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Gamestar Mechanic: A Game about Games

Critical thinking, problem solving, and imagination important skills for kids today. Gamestar Mechanic, December’s game of the month, produced by E-Line Media, encourages players to use these these abilities to get through the game. At its core, Gamestar Mechanic is a game about games. In the first half, players learn how to play by being taught simple mechanics, such as how to move, how to identify objectives, and how to avoid enemies. The second half of the game is about designing games. Starting off with simple objectives and moving on to more complex ones, the player is introduced to the world of game design. The second half of the game shows that game design is not as scary as one may think. Instead of “lessons”, students play “quests” in which rewards are given that the player can use to build their own levels and games.

Gamestar Mechanic Designing a game

For more information about Gamestar Mechanic, including links to resources and content, visit our Gamestar Mechanic page!

Gameplay Quests

As the gameplay quests get more difficult, one must use critical thinking to solve the level. In some levels, the sides of the screen interact with each other, similar to Pac-Man. One can run through the side of the screen and come out the opposite side while avoiding enemies and collecting enough points for the door at the end of the level to open. When thinking outside of the box, the level becomes easy. Gamestar Mechanic’s first handful of quests are about how to play games. From the very simple, such as how to move one’s character, to the more complex, such as the best way to accomplish known objectives, the game gives quests for the player to accomplish in order to understand these concepts. The story is centered around a character named Addison who joins the league of game designers at Factory 7. Addison must first learn how to play games before designing them. In each level, the player is given specific instructions about what is to be accomplished, from making it to the end without losing all of your health to getting 30 points to unlock the door at the end of the level.

Playing a published game Designing a platform game    

Design Quests

After one learns enough about gameplay mechanics through playing the levels, the design quests start to pop up throughout the story. One is free to solve them in complicated ways, which may involve many passageways and other difficult objects, or in simple ways, such as getting to the door the quickest. Unlike the gameplay quests, the end goal of getting through the design quests is learning how to create a game using the design mechanic. If done successfully, one will be able to use all the mechanics encountered in the game to let their creativity flow and create a game that they are truly proud of. Through this creation process, the player learns about the general way that game design works. One can then have enough information to pursue game design education if one finds it interesting.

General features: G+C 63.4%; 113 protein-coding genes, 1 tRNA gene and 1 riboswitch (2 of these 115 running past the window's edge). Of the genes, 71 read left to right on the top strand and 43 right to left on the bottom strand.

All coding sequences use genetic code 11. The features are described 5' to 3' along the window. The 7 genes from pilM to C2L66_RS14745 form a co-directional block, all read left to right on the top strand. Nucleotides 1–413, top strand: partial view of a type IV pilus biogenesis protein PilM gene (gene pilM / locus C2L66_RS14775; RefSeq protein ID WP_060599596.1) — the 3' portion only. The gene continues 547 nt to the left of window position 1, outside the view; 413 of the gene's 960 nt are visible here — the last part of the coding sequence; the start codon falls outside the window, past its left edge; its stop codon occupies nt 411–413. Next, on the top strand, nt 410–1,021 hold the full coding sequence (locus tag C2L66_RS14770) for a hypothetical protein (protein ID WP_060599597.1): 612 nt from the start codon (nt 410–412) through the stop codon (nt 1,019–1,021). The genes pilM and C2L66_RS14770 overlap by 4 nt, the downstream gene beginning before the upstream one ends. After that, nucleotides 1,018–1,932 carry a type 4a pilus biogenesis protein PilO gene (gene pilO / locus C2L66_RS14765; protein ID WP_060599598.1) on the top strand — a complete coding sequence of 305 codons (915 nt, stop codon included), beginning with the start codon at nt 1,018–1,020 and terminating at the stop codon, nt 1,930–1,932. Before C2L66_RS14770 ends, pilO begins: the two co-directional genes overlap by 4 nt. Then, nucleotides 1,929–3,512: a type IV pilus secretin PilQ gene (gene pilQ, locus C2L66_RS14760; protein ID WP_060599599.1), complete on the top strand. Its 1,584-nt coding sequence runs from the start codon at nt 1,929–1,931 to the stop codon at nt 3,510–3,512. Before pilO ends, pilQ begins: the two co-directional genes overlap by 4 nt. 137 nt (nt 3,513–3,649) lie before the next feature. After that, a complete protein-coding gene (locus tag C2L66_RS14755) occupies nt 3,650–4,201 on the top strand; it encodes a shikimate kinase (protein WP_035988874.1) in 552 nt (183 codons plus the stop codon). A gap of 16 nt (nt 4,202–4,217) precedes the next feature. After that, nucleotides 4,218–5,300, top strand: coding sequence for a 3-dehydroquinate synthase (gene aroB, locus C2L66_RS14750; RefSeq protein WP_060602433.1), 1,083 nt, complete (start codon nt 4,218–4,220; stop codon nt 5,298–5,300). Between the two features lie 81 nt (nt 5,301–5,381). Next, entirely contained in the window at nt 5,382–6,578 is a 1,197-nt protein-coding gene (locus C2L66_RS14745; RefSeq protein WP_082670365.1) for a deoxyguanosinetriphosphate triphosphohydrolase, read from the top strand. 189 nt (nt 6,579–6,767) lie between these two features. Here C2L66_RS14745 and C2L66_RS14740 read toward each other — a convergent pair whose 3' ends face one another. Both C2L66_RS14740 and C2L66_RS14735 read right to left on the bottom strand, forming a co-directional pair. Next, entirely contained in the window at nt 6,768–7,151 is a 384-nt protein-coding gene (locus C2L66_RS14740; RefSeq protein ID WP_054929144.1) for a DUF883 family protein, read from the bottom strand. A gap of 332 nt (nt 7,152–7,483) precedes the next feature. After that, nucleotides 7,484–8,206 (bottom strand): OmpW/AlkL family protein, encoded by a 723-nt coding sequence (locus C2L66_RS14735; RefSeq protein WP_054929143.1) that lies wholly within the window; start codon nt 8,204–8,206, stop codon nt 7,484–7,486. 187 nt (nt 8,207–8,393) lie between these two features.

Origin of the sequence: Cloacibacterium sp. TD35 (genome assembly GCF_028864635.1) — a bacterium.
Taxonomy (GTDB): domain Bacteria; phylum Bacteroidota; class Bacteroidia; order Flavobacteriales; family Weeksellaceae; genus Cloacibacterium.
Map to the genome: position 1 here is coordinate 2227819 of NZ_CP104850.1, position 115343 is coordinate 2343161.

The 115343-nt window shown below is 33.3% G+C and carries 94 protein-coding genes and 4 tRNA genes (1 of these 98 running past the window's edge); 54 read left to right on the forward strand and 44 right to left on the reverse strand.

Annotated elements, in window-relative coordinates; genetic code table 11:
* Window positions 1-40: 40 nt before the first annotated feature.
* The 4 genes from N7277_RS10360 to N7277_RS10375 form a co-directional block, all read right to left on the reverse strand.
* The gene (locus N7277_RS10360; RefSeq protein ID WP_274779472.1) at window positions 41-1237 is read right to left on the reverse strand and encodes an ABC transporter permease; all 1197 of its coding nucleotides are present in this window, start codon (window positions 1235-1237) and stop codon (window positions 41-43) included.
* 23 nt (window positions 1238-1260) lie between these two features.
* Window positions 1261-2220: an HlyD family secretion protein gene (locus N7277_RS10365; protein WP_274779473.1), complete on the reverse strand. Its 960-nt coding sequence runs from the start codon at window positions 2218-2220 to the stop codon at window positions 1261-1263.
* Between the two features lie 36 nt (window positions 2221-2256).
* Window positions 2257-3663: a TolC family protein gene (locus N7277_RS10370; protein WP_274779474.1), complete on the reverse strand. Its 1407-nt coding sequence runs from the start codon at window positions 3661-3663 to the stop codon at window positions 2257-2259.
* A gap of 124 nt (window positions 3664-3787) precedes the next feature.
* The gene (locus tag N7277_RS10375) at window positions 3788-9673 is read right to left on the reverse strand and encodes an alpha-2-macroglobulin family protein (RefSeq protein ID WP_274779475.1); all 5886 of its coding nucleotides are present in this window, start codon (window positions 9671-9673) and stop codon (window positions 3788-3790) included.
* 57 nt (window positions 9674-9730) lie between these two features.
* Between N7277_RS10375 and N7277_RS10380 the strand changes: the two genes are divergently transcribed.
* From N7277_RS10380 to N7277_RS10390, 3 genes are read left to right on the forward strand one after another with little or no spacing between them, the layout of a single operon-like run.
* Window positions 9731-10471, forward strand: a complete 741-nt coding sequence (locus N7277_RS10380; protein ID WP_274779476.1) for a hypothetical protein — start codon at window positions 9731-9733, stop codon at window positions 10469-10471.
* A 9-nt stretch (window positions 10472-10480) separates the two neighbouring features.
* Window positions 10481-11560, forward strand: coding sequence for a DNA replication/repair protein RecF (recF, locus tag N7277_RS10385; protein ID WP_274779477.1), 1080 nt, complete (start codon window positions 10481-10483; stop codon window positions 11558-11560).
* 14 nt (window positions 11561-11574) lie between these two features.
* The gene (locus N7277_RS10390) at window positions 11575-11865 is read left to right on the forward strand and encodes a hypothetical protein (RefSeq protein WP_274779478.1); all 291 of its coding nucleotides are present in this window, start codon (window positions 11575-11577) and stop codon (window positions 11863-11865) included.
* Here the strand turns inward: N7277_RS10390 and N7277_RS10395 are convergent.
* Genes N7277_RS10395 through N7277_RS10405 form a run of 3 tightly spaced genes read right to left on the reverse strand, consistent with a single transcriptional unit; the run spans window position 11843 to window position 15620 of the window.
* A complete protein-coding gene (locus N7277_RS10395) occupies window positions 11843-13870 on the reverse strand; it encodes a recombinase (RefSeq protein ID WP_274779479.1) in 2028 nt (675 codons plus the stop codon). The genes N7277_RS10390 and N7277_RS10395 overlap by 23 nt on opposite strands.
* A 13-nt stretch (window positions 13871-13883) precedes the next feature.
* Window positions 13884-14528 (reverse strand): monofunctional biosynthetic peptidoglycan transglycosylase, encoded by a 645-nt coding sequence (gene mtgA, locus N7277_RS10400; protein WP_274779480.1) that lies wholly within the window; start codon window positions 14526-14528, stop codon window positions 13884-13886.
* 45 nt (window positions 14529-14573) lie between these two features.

Educational Experience

Gamestar Mechanic was created as an educational tool to teach students about games and game design. On the Gamestar Mechanic site, teacher resources are numerous. The site hosts videos which talk about the game and the community built around it as well as an overview of how students benefit when they learn about game design, among other things. Not to mention the game was created in such a way as to make it extremely easy for a teacher to implement in the classroom. By dividing up all the quests into subsections, the lesson plan for the teacher can become streamlined and less stressful.

Sharing Your Creations

E-Line Media has created a community around their game within which designers can discuss design ideas, and even play each other’s games. In their “Game Alley”, one can browse the available games that other designers have published, play each others games, and can review the game of another. This adds a sense of accomplishment for the game designer who created a game that has a high review score even long after they designed the game. One of their creations, something which would not exist if it were not for them, was played and enjoyed by another to such an extent that a high review score was given.

Stay tuned all month for weekly blog posts about this great game. If you are a teacher try to think about how you would use Gamestar Mechanic as a tool to teach your students.  

Have you played Gamestar Mechanic? Let us know your thoughts in the comments below!